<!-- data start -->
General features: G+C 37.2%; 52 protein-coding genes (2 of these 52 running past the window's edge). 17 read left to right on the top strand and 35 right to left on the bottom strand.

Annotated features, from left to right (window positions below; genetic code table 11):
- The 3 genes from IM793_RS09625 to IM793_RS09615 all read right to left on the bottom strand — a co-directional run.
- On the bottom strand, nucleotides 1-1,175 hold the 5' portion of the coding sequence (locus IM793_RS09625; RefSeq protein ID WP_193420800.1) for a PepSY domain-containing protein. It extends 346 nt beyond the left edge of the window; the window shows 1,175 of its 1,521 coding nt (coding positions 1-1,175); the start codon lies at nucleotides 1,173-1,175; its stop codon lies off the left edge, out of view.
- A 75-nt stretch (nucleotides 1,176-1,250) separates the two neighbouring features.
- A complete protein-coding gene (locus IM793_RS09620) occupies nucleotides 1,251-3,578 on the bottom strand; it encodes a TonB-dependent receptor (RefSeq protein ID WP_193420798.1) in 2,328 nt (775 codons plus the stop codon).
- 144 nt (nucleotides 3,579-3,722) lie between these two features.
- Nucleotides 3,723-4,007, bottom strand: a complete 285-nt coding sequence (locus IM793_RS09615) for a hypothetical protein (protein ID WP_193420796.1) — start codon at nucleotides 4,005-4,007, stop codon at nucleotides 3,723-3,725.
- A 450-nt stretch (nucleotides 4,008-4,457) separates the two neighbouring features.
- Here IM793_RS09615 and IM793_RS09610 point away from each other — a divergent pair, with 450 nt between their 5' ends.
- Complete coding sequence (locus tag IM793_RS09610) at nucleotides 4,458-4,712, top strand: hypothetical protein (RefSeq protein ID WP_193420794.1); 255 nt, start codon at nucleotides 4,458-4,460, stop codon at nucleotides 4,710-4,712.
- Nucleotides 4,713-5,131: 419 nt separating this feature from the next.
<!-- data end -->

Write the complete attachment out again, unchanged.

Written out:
General features: G+C 37.2%; 52 protein-coding genes (2 of these 52 running past the window's edge). 17 read left to right on the top strand and 35 right to left on the bottom strand.

Annotated features, from left to right (window positions below; genetic code table 11):
- The 3 genes from IM793_RS09625 to IM793_RS09615 all read right to left on the bottom strand — a co-directional run.
- On the bottom strand, nucleotides 1-1,175 hold the 5' portion of the coding sequence (locus IM793_RS09625; RefSeq protein ID WP_193420800.1) for a PepSY domain-containing protein. It extends 346 nt beyond the left edge of the window; the window shows 1,175 of its 1,521 coding nt (coding positions 1-1,175); the start codon lies at nucleotides 1,173-1,175; its stop codon lies off the left edge, out of view.
- A 75-nt stretch (nucleotides 1,176-1,250) separates the two neighbouring features.
- A complete protein-coding gene (locus IM793_RS09620) occupies nucleotides 1,251-3,578 on the bottom strand; it encodes a TonB-dependent receptor (RefSeq protein ID WP_193420798.1) in 2,328 nt (775 codons plus the stop codon).
- 144 nt (nucleotides 3,579-3,722) lie between these two features.
- Nucleotides 3,723-4,007, bottom strand: a complete 285-nt coding sequence (locus IM793_RS09615) for a hypothetical protein (protein ID WP_193420796.1) — start codon at nucleotides 4,005-4,007, stop codon at nucleotides 3,723-3,725.
- A 450-nt stretch (nucleotides 4,008-4,457) separates the two neighbouring features.
- Here IM793_RS09615 and IM793_RS09610 point away from each other — a divergent pair, with 450 nt between their 5' ends.
- Complete coding sequence (locus tag IM793_RS09610) at nucleotides 4,458-4,712, top strand: hypothetical protein (RefSeq protein ID WP_193420794.1); 255 nt, start codon at nucleotides 4,458-4,460, stop codon at nucleotides 4,710-4,712.
- Nucleotides 4,713-5,131: 419 nt separating this feature from the next.